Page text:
Noah Tucker is a native New Yorker who launched his career as a chef in New York, San Francisco and Japan before moving to Amsterdam a decade ago. London native Tony Joseph came to the Netherlands a few years earlier after studying with famous chefs and cooking for restaurants in the U.S. and Belgium. Together, they started High Cuisine, a culinary project that fuses sophisticated recipes with organic mind-altering substances, that's set to be filmed around the world as a new series premiering in 2019.
PRØHBTD spoke with Tucker and Joseph about the High Cuisine series, the chefs' vegetable-forward restaurant Yerba and their adventures fusing two of the best things life has to offer: food and drugs.
Tell me about the new High Cuisine series and what makes it unique.
Tucker: There are a couple different levels as to why it's unique. Aside from being a cooking show, it's also a drug show and a cultural show, and there's a lifestyle premise to it. There are a lot of elements so you're not just getting a straightforward show that's boom, boom, boom, this is what we're delivering, and that's it. People have always been interested in food and drugs, but no one has ever put them together in the way that we're doing it.
High Cuisine also puts a press on what is taboo and what is the line between what's comfortable, like food, and what maybe isn't comfortable, like drugs. In one form or another, everybody is doing a drug, whether it's caffeine, sugar, nicotine, alcohol, whatever. At some point, that shit was taboo as well, and it wasn't allowed. We want to constantly push on taboos and see what happens when we do.
So unlike other culinary shows, High Cuisine doesn't just take place in the kitchen. What are some of the places you plan to visit?
Tucker: Brazil, South Africa, Cambodia, Indonesia and probably the South Pacific, Vietnam.
Tucker: The premise is that we look for the rarest all-natural ingredients, both in terms of drugs and base ingredients, and we literally go to the location where they are found. For example, kanna is a root from South Africa, originally given to Zulu warriors when they would come back from combat almost as a PTSD treatment. It re-acclimates them to everyday life. It's a focus drug, actually. This is quite nice for when you’re doing maybe some mind-altering drugs to have something that kind of pulls you back a bit and helps you refocus while you're enjoying the experience you’re having.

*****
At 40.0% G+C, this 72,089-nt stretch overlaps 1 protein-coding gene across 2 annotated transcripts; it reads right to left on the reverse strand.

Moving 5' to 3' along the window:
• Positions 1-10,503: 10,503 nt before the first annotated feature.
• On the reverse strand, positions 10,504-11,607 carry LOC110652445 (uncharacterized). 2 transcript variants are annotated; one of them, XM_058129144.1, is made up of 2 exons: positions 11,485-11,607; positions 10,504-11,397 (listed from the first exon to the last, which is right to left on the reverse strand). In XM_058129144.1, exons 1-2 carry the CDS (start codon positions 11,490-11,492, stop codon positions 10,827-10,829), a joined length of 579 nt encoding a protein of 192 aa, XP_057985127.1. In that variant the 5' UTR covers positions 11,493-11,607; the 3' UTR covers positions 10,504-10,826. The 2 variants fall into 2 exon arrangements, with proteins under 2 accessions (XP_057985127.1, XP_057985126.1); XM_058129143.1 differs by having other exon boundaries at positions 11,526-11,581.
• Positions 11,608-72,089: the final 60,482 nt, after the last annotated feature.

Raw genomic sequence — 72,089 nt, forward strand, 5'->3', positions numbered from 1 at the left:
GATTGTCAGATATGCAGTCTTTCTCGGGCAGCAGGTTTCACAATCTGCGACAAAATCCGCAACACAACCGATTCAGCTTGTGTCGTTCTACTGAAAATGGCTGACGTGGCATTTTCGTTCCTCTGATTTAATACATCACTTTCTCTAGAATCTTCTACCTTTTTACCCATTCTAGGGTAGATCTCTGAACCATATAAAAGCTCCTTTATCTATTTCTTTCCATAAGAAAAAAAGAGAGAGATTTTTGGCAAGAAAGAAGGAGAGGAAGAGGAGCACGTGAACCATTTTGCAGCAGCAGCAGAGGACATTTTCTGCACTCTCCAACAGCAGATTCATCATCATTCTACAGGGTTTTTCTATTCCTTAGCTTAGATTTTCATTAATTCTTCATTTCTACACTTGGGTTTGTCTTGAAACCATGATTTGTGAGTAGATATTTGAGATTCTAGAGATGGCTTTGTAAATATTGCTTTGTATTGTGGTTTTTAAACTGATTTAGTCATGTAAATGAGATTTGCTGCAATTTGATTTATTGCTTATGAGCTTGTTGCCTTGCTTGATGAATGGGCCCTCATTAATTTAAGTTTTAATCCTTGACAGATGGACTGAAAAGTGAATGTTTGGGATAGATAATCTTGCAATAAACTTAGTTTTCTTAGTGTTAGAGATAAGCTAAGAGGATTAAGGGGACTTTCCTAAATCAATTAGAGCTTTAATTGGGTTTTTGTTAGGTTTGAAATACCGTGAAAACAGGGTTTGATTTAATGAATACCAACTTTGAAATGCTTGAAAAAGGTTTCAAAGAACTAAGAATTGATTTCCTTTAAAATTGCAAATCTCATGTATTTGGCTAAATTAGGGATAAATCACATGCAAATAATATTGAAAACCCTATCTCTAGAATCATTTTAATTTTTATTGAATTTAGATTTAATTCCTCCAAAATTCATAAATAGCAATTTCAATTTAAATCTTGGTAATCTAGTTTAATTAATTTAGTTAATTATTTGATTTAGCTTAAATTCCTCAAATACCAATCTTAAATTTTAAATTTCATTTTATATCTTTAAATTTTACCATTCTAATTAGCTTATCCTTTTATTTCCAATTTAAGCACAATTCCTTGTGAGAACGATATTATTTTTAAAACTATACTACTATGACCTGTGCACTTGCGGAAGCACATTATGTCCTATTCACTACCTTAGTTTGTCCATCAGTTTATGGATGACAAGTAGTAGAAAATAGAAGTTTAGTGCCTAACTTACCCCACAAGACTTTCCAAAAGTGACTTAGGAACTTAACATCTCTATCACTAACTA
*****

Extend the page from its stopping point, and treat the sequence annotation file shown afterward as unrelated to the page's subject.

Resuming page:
We would go to South Africa and find a tribe or subculture that still deals with kanna, find out how they actually use it, and involve ourselves in whatever cultural ritual they get into with their Shamans. We'd then go to a Michelin-starred or really strong, strong, strong restaurant to see the style of food that is being pushed out right now—the seasonality, the ingredients—and bring it all together. We take the culture surrounding the ritualistic drug and then build a dish or dinner based on what we think the culinary expression should be.
We are literally looking at [the drugs] the way a chef would look at an ingredient, and with the show, we are searching for new ingredients. That's the angle with High Cuisine.
What mind-altering substances have you cooked with in the past?
Tucker: Budded weed, hash, kanna, kratom, Syrian rue, truffles, wild mushrooms and the list goes on, but that’s a pretty healthy description.
Which is your favorite?
Tucker: Probably weed and psychedelics are the top. One of them’s probably the most constant in everyday life, which is weed, and it’s the one that should be used a lot more. Psychedelics are simply fine and amazing, and they're quite challenging because they really taste horrible. Mushrooms are a fungus, man. It’s funky so it’s a good challenge as well, and in general I love the mushroom family.
What is Syrian rue?
Tucker: Syrian rue is from Egypt. It’s kind of a gateway opener. It allows you to not have to ingest so much of the psychedelic to get the experience. Because the experience is so much about microdosing and control, not having to put in an incredible amount of anything is nice. Syrian rue helps your body absorb, relax and amplify the experience that you’re having.
How would you describe your approach to sourcing ingredients?
Tucker: Hyper seasonal. Whatever's in season is what we use.
Joseph: And for the show, it's going to be based on the seasonal ingredients of the regions we visit.
Will the show incorporate how you're sourcing ingredients in the different regions?
Tucker: Yeah, for sure. You'll see everything. The show is very, very transparent.
How do you plan out the order of each course with the mind-altering effects in mind?
Tucker: We’re definitely going for a really specific kind of evening. When you’re eating this, you have to be careful when certain things are ingested, knowing the time it takes for your body to put it into effect, knowing what you're capable of doing once you start to feel the effect of the drugs. And you're sitting down for dinner, so I’m not going to expect you to sit down for three hours. If you're enjoying the mushrooms, you’re going to want to go explore. It’s necessary to be specific about what gets ingested and the amount.